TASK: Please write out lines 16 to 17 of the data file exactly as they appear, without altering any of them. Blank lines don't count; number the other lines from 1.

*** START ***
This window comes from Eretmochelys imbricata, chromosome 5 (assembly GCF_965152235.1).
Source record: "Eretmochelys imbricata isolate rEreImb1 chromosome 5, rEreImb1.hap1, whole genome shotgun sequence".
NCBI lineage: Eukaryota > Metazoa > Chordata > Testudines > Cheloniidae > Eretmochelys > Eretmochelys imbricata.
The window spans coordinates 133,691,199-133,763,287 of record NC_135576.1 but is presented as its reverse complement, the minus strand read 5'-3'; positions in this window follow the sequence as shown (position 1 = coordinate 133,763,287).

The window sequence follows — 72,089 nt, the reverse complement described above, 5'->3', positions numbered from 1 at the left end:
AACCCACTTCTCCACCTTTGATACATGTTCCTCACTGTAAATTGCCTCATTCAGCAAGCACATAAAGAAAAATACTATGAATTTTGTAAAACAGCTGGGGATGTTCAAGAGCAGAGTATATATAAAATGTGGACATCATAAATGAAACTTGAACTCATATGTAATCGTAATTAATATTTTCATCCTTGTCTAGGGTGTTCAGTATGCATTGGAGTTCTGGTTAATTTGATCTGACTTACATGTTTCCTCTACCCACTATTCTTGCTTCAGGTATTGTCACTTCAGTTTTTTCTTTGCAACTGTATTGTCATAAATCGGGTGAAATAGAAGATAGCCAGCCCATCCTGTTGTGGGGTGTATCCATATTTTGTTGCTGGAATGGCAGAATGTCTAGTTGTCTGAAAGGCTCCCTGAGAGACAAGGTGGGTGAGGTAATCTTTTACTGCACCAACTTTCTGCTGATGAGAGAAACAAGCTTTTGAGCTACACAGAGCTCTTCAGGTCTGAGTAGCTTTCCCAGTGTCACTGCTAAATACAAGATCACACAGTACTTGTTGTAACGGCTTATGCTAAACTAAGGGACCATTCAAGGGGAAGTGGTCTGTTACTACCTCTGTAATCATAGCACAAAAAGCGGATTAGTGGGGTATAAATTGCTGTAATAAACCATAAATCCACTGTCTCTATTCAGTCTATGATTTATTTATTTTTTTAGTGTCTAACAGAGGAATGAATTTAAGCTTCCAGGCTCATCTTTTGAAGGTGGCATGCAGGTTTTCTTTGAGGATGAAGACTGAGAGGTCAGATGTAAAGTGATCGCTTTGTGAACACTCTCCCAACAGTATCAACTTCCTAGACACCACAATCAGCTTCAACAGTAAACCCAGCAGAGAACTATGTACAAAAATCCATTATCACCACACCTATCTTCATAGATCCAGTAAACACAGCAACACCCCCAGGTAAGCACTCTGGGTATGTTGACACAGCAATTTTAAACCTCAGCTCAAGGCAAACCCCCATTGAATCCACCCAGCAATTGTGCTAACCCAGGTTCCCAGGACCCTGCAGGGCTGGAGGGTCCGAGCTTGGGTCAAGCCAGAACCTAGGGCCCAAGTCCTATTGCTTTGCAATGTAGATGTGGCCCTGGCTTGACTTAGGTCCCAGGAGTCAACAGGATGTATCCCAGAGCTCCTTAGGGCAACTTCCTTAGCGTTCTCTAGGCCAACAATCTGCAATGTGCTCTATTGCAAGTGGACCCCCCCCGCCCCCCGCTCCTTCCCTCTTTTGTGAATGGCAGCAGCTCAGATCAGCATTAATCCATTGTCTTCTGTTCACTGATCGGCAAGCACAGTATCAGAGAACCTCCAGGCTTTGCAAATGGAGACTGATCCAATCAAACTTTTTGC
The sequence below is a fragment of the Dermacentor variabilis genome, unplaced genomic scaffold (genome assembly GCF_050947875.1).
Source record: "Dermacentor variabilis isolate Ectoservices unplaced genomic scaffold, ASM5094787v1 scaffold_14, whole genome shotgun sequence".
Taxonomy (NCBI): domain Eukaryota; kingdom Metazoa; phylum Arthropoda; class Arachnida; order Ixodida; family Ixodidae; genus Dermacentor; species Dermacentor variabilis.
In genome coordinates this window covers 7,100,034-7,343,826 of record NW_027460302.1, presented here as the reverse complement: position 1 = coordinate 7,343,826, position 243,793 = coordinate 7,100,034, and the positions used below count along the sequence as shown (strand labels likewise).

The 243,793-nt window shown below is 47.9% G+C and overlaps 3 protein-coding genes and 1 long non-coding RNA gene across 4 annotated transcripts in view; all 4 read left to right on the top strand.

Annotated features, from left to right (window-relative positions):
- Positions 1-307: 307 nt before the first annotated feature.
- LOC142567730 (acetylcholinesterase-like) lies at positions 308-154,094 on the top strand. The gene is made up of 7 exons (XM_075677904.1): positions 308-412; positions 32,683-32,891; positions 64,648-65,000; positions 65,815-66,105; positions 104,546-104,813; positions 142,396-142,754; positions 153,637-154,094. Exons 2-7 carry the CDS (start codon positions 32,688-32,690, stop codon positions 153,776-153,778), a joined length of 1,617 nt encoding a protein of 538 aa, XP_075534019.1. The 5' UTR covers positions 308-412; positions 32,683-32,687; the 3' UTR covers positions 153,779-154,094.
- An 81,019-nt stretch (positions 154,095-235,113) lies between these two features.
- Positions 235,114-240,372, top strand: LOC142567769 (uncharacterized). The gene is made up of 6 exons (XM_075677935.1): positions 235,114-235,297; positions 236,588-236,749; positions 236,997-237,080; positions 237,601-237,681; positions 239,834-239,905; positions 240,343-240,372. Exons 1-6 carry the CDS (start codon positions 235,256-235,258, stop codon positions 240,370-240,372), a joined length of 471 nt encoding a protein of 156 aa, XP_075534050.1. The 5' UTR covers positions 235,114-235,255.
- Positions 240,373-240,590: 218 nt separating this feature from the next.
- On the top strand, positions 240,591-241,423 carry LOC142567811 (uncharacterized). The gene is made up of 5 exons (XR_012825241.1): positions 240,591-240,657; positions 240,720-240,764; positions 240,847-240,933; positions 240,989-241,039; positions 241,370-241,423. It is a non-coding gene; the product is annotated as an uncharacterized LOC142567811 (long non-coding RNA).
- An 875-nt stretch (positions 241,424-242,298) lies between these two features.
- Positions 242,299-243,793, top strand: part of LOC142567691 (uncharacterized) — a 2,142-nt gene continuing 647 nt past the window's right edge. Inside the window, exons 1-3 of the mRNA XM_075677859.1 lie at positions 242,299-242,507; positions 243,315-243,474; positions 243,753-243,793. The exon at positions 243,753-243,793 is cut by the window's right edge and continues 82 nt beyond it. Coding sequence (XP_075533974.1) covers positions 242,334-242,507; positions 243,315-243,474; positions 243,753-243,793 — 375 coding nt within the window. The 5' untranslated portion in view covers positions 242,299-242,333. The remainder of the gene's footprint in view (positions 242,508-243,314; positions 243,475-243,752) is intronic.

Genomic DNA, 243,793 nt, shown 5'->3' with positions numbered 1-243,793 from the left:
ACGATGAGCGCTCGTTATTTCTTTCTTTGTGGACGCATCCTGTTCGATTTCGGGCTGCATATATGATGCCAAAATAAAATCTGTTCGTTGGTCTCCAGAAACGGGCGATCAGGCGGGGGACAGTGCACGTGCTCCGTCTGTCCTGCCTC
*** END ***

- Positions 235,114-240,372, top strand: LOC142567769 (uncharacterized). The gene is made up of 6 exons (XM_075677935.1): positions 235,114-235,297; positions 236,588-236,749; positions 236,997-237,080; positions 237,601-237,681; positions 239,834-239,905; positions 240,343-240,372. Exons 1-6 carry the CDS (start codon positions 235,256-235,258, stop codon positions 240,370-240,372), a joined length of 471 nt encoding a protein of 156 aa, XP_075534050.1. The 5' UTR covers positions 235,114-235,255.
- Positions 240,373-240,590: 218 nt separating this feature from the next.